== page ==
## 1. Introduction

The problem of the time operator in quantum mechanics has been studied by numerous researchers for many years and remains a subject of current research. There are many instances in which a time variable is useful. An example of such a situation is calculating the tunneling time of a particle passing through a barrier. This time was recently measured, and it was shown to vanish [1, 2].

There are several approaches in this area that were developed by Kijowski [3], Hegerfeldt et al. [4], Weyl [5], Galapon [6], Arai and Yasumichi [7, 8], Strauss et al. [9, 10], and Hall [11], among others. The work by these authors may appear to be in four differing approaches; however, we shall show that they are simply different approaches to the same theme, approximated ones.

Some of these approaches are similar to the work of Weyl on periodic functions [5]. Weyl defined the Hermitian form

where {*x*_{m}} are the components of a vector in the basis *m* = 0,1,…, *n* – 1. Galapon, Arai et al., Straus et al., and Hall used a similar expression but with a factor of one instead of the (–1)^{n–m} factor. Their results are valid in a limited region of the Hilbert space for the expression of Galapon and Arai. Strauss wanted to obtain a Lyapunov function; instead, he obtained a function that only gives the sign of time, as was shown by Hall. A different factor might result in a time operator that would be valid over the entire Hilbert space. In this chapter, we find a proper factor to obtain sensible time-like kets and operators that are valid over the entire Hilbert space, for the purely continuous energy spectrum case.

We introduce time-like kets and operators following a different route. We search for the states that are conjugate to the energy eigenstates, which is a natural approach to this subject. We find time kets and operators that are valid over the entire Hilbert space. We also find that we can make contact with the operators defined by other authors. These operators lack the oscillatory function found in this work.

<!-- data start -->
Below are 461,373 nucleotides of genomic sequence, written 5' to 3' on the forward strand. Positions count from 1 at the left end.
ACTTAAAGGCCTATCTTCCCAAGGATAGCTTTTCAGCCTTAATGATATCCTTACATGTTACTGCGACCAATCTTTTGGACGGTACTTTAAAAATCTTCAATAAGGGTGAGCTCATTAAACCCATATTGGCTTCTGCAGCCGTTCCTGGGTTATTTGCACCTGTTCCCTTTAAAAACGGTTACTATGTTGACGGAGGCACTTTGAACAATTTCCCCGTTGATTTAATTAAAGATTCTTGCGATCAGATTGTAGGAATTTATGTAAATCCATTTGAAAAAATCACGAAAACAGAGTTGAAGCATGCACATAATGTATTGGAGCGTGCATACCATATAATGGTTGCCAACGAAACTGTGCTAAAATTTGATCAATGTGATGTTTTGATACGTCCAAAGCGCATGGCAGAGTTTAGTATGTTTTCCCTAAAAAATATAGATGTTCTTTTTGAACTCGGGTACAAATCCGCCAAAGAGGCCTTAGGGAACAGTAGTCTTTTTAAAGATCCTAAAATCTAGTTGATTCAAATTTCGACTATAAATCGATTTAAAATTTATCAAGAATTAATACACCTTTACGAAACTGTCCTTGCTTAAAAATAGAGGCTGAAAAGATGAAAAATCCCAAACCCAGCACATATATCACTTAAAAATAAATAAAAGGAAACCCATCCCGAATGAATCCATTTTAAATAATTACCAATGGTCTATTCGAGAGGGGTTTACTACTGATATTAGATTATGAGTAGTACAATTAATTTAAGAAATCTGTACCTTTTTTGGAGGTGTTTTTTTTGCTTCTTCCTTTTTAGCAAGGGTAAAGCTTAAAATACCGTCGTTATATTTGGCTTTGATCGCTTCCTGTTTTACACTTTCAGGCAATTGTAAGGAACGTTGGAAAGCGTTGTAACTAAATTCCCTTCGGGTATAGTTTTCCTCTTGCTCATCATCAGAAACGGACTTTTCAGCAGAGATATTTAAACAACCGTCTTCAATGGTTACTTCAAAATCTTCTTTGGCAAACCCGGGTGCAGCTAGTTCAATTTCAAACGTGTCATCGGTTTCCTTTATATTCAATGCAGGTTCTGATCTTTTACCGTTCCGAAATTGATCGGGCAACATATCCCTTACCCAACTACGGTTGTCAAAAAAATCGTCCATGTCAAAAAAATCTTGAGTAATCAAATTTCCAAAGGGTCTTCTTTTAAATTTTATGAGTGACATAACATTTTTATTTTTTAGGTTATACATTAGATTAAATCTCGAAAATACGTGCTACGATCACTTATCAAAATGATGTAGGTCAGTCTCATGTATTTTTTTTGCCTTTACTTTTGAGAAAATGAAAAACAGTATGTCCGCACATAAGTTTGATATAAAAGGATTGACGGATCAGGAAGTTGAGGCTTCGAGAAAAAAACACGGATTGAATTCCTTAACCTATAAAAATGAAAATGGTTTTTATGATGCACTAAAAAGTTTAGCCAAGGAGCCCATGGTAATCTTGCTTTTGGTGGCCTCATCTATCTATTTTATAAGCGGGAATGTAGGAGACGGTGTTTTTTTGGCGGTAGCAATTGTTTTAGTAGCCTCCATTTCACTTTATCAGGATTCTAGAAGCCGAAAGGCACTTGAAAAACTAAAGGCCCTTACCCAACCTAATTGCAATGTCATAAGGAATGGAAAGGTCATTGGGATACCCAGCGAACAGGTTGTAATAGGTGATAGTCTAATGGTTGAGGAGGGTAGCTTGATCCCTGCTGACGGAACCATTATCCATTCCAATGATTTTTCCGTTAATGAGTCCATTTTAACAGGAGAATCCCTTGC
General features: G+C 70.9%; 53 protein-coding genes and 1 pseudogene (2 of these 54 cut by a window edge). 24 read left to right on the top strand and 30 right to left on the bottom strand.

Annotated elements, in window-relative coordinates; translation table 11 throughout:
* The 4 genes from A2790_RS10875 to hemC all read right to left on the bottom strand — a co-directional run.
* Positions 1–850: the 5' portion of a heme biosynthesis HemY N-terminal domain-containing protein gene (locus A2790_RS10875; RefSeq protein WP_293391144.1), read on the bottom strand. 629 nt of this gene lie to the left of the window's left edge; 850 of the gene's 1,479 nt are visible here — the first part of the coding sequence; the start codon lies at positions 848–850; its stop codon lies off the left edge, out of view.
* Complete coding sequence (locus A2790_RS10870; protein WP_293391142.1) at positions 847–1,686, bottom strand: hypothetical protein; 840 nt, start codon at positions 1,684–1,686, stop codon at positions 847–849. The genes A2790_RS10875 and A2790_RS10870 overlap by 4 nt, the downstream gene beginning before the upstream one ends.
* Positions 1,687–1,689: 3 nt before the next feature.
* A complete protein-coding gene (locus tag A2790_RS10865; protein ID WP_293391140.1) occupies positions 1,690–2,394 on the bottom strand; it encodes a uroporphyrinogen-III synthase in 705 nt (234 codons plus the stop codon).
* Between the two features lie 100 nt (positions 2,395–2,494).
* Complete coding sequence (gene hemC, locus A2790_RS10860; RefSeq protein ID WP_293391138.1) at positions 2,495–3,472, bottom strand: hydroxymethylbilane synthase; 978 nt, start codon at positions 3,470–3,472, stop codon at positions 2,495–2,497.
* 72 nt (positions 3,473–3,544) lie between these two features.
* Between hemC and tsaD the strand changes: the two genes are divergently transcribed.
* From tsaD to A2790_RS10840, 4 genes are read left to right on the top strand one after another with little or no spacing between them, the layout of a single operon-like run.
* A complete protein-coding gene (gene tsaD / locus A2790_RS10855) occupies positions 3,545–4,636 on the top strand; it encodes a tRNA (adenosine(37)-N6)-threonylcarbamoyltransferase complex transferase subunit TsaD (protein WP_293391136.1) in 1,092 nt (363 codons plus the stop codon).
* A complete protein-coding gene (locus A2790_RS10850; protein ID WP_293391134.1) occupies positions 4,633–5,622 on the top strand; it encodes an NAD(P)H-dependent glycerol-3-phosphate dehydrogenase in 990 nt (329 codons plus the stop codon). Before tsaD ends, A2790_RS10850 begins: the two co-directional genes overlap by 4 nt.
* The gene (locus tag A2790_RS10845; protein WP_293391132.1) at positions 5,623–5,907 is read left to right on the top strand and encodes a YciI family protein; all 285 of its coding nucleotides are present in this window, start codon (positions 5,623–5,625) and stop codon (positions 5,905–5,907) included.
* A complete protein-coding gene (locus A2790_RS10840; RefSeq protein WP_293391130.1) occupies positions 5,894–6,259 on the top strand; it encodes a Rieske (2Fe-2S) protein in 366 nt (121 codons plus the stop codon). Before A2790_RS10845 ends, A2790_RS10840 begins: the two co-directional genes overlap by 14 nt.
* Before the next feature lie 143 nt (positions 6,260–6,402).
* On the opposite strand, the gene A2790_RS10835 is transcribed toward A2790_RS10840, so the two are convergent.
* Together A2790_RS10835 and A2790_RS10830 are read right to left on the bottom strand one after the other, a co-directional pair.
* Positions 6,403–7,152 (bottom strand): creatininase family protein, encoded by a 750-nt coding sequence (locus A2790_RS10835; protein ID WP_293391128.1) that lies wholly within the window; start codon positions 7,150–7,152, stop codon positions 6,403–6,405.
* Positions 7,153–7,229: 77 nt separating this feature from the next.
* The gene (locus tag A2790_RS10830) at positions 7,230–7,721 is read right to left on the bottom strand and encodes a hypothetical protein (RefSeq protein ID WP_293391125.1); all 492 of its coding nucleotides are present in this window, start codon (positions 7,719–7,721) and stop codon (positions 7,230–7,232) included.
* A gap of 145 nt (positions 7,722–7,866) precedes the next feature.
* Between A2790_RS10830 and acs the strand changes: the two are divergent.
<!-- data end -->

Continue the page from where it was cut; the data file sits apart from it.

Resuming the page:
Time is typically viewed as a parameter and not as a dynamical variable in classical and quantum mechanics. However, the characteristics of the time variable depend on the representation being considered. In classical mechanics, we have shown that we can talk of translations along the energy direction; in that case, the energy variable becomes a parameter, and time becomes a dynamical variable, a function of the phase-space variables [12].

For comparison, let us consider the coordinate representation of quantum mechanics. If a variable, *s*, with units of length is the parameter used in the shifting along the coordinate direction through the displacement operator, *s* becomes the coordinate operator and the momentum

The basis for this work is that time is another coordinate that has to be determined. The conjugate pair coordinate-momentum is a pair of conjugate coordinates that are used to define representations of wave functions and operators. Similarly, energy and time can be used as an alternative coordinate set, but the time coordinate has to be defined. As coordinate and momentum eigenstates, the time eigenstates will also be nonnormalizable, and their peculiarities originate from the type of coordinate that energy is a semibounded quantity.